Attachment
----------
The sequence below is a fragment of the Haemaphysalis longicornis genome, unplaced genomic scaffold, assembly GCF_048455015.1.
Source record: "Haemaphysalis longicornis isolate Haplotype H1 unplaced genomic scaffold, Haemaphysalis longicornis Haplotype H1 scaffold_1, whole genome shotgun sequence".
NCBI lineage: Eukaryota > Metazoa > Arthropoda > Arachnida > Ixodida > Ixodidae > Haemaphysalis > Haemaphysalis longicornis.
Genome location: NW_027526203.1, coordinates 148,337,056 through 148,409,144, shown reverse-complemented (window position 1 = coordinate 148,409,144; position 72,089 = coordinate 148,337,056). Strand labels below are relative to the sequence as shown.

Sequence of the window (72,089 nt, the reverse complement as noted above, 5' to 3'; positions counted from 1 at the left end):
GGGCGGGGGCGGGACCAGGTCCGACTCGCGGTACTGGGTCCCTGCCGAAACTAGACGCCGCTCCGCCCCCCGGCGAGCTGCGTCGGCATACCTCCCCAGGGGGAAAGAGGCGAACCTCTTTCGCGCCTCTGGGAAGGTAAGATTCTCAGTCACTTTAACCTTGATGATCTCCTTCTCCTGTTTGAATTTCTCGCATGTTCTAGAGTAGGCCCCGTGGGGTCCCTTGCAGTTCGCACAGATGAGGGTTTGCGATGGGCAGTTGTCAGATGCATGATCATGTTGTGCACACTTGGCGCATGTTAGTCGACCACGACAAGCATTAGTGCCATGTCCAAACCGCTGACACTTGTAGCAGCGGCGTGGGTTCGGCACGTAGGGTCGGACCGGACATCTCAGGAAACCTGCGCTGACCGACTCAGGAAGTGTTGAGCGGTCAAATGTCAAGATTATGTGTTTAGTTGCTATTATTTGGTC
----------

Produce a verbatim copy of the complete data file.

The sequence below is a fragment of the Haemaphysalis longicornis genome, unplaced genomic scaffold, assembly GCF_048455015.1.
Source record: "Haemaphysalis longicornis isolate Haplotype H1 unplaced genomic scaffold, Haemaphysalis longicornis Haplotype H1 scaffold_1, whole genome shotgun sequence".
NCBI lineage: Eukaryota > Metazoa > Arthropoda > Arachnida > Ixodida > Ixodidae > Haemaphysalis > Haemaphysalis longicornis.
Genome location: NW_027526203.1, coordinates 148,337,056 through 148,409,144, shown reverse-complemented (window position 1 = coordinate 148,409,144; position 72,089 = coordinate 148,337,056). Strand labels below are relative to the sequence as shown.

Sequence of the window (72,089 nt, the reverse complement as noted above, 5' to 3'; positions counted from 1 at the left end):
GGGCGGGGGCGGGACCAGGTCCGACTCGCGGTACTGGGTCCCTGCCGAAACTAGACGCCGCTCCGCCCCCCGGCGAGCTGCGTCGGCATACCTCCCCAGGGGGAAAGAGGCGAACCTCTTTCGCGCCTCTGGGAAGGTAAGATTCTCAGTCACTTTAACCTTGATGATCTCCTTCTCCTGTTTGAATTTCTCGCATGTTCTAGAGTAGGCCCCGTGGGGTCCCTTGCAGTTCGCACAGATGAGGGTTTGCGATGGGCAGTTGTCAGATGCATGATCATGTTGTGCACACTTGGCGCATGTTAGTCGACCACGACAAGCATTAGTGCCATGTCCAAACCGCTGACACTTGTAGCAGCGGCGTGGGTTCGGCACGTAGGGTCGGACCGGACATCTCAGGAAACCTGCGCTGACCGACTCAGGAAGTGTTGAGCGGTCAAATGTCAAGATTATGTGTTTAGTTGCTATTATTTGGTC